Soccer

Crystal Palace gets off on right foot with 3-0 start

Baltimore team tops Wilmington, 2-0

May 11, 2008|By Todd Karpovich | Todd Karpovich,Special to The Sun

Andrew Marshall is one of Crystal Palace FC USA's most dangerous players because even as a defender, he has the ability to quickly move forward and support the team's attack.

Marshall (Towson University), who recently was named to the United Soccer Leagues' Second Division Team of the Week, again played a vital role and made several strong runs in last night's 2-0 victory over the Wilmington Hammerheads in front of an announced 1,824 at UMBC.

Co-head coach Pete Medd said well-rounded players such as Marshall have been the difference in the turnaround of his team, which improved to 3-0 and has yet to allow a goal.

"Our guys don't like to lose, and losing really is not an option," said Medd, who shares coaching duties with former Towson University teammate Jim Cherneski. "We even practice that way. Everything is highly competitive. We definitely have a winning culture now."

Medd attributed this year's early success, compared to last season's slow start and fifth-place finish, to finding the right mix of players. Even though he is a former USL player, he underestimated the talent in the league when he was putting together his inaugural roster.

Crystal Palace plays with three forwards, and the offense wasted little time getting on the board last night when Gary Brooks volleyed home a cross from Bryan Harkin in the 10th minute. Matthew Mbuta increased the lead to 2-0 almost 12 minutes later off a header from Val Teixeira.

Wilmington's Trey Alexander appeared to cut the lead to one in the 69th minute, but his goal from 25 yards was called back because a Hammerheads player was offside. Wilmington dictated the play in the second half by winning most of the loose balls, but it could not find a final touch to get on the board.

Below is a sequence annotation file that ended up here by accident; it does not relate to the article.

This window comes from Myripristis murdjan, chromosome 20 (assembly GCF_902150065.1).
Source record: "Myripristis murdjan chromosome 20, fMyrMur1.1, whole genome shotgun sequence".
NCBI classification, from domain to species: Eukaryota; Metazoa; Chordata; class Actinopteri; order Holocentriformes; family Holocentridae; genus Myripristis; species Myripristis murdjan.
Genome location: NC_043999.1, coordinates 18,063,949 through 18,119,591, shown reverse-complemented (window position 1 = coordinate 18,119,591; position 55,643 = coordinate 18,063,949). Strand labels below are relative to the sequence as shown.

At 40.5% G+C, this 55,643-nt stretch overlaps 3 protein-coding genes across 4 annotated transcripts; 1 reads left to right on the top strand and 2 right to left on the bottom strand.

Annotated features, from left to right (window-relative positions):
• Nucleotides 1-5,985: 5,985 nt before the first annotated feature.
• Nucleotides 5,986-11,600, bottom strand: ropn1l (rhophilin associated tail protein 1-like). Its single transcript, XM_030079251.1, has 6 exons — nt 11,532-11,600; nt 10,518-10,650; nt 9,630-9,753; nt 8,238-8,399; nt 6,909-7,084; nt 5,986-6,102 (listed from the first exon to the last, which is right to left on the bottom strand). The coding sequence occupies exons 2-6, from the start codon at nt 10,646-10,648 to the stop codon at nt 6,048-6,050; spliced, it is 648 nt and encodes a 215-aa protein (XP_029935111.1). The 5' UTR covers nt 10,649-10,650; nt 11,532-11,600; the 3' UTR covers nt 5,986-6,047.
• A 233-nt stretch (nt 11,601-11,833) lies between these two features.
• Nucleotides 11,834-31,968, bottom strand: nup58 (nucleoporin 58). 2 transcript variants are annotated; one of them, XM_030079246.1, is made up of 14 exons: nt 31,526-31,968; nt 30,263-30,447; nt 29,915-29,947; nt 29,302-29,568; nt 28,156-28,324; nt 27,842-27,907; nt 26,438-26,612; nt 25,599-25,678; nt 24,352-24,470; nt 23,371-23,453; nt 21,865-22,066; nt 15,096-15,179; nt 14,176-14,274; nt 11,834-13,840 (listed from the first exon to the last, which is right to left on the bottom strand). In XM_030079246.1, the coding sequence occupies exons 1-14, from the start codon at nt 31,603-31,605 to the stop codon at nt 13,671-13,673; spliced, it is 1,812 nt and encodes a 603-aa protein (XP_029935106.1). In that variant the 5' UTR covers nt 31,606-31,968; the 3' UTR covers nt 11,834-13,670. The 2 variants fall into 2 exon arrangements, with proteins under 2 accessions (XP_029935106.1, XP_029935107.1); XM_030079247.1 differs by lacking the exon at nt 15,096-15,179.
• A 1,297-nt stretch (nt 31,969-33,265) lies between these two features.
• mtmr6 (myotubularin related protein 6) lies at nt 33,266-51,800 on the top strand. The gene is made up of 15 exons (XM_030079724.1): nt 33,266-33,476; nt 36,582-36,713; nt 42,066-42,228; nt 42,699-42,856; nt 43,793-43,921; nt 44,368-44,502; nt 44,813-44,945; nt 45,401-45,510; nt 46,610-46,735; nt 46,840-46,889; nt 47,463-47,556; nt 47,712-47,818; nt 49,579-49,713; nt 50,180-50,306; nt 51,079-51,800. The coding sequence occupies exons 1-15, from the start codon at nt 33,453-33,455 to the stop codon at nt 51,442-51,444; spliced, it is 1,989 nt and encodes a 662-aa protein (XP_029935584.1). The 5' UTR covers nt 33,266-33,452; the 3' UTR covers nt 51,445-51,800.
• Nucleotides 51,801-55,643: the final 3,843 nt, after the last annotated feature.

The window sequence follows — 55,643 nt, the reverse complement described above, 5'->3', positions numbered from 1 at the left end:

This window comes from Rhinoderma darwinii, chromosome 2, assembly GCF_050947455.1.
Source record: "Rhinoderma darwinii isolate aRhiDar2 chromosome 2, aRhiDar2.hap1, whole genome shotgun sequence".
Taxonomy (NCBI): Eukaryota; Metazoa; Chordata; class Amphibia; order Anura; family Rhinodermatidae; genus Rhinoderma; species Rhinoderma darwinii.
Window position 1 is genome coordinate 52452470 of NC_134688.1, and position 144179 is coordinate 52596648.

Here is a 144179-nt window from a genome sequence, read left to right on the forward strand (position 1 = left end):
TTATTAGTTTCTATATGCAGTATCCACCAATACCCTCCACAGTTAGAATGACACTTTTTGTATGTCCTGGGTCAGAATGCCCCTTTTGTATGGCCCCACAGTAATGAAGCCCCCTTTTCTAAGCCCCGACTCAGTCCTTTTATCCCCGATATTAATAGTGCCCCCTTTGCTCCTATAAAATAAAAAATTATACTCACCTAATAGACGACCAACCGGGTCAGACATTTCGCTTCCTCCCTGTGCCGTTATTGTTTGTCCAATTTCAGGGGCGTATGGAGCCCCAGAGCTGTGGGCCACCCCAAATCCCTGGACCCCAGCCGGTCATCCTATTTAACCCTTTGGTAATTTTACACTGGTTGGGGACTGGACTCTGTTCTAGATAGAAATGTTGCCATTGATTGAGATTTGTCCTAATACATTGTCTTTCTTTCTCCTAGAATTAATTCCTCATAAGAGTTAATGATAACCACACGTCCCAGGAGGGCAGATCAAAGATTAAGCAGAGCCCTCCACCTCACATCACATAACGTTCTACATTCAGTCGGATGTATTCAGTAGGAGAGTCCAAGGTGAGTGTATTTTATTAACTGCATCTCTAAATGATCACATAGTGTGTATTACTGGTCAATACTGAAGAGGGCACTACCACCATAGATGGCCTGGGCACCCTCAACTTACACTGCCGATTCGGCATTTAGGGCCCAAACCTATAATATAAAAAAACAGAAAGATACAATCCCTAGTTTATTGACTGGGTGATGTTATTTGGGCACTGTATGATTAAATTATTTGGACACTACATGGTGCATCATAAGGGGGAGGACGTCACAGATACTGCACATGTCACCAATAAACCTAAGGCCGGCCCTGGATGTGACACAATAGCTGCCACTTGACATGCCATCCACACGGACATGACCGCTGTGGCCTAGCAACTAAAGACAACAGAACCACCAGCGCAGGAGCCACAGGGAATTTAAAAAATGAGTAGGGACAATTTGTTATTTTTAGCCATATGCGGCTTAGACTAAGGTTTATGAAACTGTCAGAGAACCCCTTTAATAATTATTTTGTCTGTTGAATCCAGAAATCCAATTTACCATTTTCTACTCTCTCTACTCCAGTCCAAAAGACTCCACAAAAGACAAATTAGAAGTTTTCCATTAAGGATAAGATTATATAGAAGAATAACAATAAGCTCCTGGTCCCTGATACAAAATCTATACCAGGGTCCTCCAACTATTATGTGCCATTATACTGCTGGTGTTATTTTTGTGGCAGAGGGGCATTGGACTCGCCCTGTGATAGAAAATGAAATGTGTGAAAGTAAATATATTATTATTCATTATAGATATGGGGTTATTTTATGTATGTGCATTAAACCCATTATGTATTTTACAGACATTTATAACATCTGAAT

"The second half wasn't what we were looking for, but when you score goals it makes things easier," Medd said. "We put too much pressure on our backs tonight. But it's all about results. It's about winning."

Mike Lookingland, a Loyola High graduate and defender for the Blast, also made his first appearance for Crystal Palace last night. Lookingland, who is expected to eventually play a vital role in anchoring the defense, said he is still adjusting to the outdoor game but likes the direction of the team.

"We have a good group of guys, so it is me just trying to fit in with them," Lookingland said. "We're 3-0, so we are moving in the right direction."

Crystal Palace FC USA was designed to be a farm program for Crystal Palace Football Club, a south London club that was founded in 1905. Several Crystal Palace FC USA players have trained with the parent club, including starting goalkeeper Brian Rowland, who played for UMBC.

Rowland finished with four saves on 12 shots last night. The match had several physical moments, and Wilmington was issued three yellow cards, compared with one for Crystal Palace.

"Today, I think we gave away a few more chances than we have in the other games," Rowland said. "It makes it easier in the back when we are scoring two or three goals. Wilmington is a difficult team to play against because they play a lot of long balls."

Marshall attributed some of the team's success to its ability to employ its players full-time, while some players on other USL second-division teams have other jobs. Players for Crystal Palace FC USA make between $1,000 and $4,000 per month, while other players in the division generally make between $700 to $1,500, team officials said.

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